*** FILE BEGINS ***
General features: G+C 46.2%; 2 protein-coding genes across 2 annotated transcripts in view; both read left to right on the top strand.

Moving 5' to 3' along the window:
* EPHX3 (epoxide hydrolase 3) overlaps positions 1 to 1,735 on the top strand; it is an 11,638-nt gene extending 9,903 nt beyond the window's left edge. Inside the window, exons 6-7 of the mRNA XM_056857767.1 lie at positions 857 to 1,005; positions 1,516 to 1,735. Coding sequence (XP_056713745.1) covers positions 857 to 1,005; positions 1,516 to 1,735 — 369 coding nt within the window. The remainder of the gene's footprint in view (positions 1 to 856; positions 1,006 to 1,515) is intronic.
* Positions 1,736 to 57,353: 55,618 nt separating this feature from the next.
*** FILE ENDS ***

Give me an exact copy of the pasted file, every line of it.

General features: G+C 46.2%; 2 protein-coding genes across 2 annotated transcripts in view; both read left to right on the top strand.

Moving 5' to 3' along the window:
* EPHX3 (epoxide hydrolase 3) overlaps positions 1 to 1,735 on the top strand; it is an 11,638-nt gene extending 9,903 nt beyond the window's left edge. Inside the window, exons 6-7 of the mRNA XM_056857767.1 lie at positions 857 to 1,005; positions 1,516 to 1,735. Coding sequence (XP_056713745.1) covers positions 857 to 1,005; positions 1,516 to 1,735 — 369 coding nt within the window. The remainder of the gene's footprint in view (positions 1 to 856; positions 1,006 to 1,515) is intronic.
* Positions 1,736 to 57,353: 55,618 nt separating this feature from the next.